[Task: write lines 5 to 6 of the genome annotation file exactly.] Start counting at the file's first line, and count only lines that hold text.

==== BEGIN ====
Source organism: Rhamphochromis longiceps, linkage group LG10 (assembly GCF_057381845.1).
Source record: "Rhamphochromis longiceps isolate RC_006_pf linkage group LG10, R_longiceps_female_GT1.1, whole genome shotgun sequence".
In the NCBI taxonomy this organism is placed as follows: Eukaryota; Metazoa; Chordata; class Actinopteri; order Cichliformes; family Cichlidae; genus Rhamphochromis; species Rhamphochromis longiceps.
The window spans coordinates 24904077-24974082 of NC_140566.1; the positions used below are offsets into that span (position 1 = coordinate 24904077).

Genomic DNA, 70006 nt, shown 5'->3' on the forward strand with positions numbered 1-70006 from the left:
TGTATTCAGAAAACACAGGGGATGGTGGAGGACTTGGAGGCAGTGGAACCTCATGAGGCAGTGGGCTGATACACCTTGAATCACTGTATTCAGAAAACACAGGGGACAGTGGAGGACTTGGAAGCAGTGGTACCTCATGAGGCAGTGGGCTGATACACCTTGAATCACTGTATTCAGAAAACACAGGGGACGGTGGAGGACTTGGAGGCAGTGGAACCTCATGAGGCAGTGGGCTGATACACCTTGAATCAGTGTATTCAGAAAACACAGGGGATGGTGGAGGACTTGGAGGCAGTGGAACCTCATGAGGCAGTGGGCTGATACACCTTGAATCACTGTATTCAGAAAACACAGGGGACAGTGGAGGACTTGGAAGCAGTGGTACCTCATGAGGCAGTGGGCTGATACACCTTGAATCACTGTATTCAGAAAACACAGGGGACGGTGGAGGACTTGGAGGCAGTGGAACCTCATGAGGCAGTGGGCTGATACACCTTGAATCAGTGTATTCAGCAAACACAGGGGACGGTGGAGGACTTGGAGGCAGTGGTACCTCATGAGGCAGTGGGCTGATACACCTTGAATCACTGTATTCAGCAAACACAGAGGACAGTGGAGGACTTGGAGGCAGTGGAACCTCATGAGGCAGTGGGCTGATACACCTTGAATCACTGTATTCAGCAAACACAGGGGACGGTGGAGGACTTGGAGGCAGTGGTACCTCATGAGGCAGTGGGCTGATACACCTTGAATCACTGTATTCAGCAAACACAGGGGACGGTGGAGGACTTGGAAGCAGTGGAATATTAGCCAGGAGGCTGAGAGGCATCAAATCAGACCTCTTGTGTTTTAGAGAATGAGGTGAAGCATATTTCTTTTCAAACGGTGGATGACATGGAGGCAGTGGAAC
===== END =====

Genomic DNA, 70006 nt, shown 5'->3' on the forward strand with positions numbered 1-70006 from the left:
TGTATTCAGAAAACACAGGGGATGGTGGAGGACTTGGAGGCAGTGGAACCTCATGAGGCAGTGGGCTGATACACCTTGAATCACTGTATTCAGAAAACACAGGGGACAGTGGAGGACTTGGAAGCAGTGGTACCTCATGAGGCAGTGGGCTGATACACCTTGAATCACTGTATTCAGAAAACACAGGGGACGGTGGAGGACTTGGAGGCAGTGGAACCTCATGAGGCAGTGGGCTGATACACCTTGAATCAGTGTATTCAGAAAACACAGGGGATGGTGGAGGACTTGGAGGCAGTGGAACCTCATGAGGCAGTGGGCTGATACACCTTGAATCACTGTATTCAGAAAACACAGGGGACAGTGGAGGACTTGGAAGCAGTGGTACCTCATGAGGCAGTGGGCTGATACACCTTGAATCACTGTATTCAGAAAACACAGGGGACGGTGGAGGACTTGGAGGCAGTGGAACCTCATGAGGCAGTGGGCTGATACACCTTGAATCAGTGTATTCAGCAAACACAGGGGACGGTGGAGGACTTGGAGGCAGTGGTACCTCATGAGGCAGTGGGCTGATACACCTTGAATCACTGTATTCAGCAAACACAGAGGACAGTGGAGGACTTGGAGGCAGTGGAACCTCATGAGGCAGTGGGCTGATACACCTTGAATCACTGTATTCAGCAAACACAGGGGACGGTGGAGGACTTGGAGGCAGTGGTACCTCATGAGGCAGTGGGCTGATACACCTTGAATCACTGTATTCAGCAAACACAGGGGACGGTGGAGGACTTGGAAGCAGTGGAATATTAGCCAGGAGGCTGAGAGGCATCAAATCAGACCTCTTGTGTTTTAGAGAATGAGGTGAAGCATATTTCTTTTCAAACGGTGGATGACATGGAGGCAGTGGAAC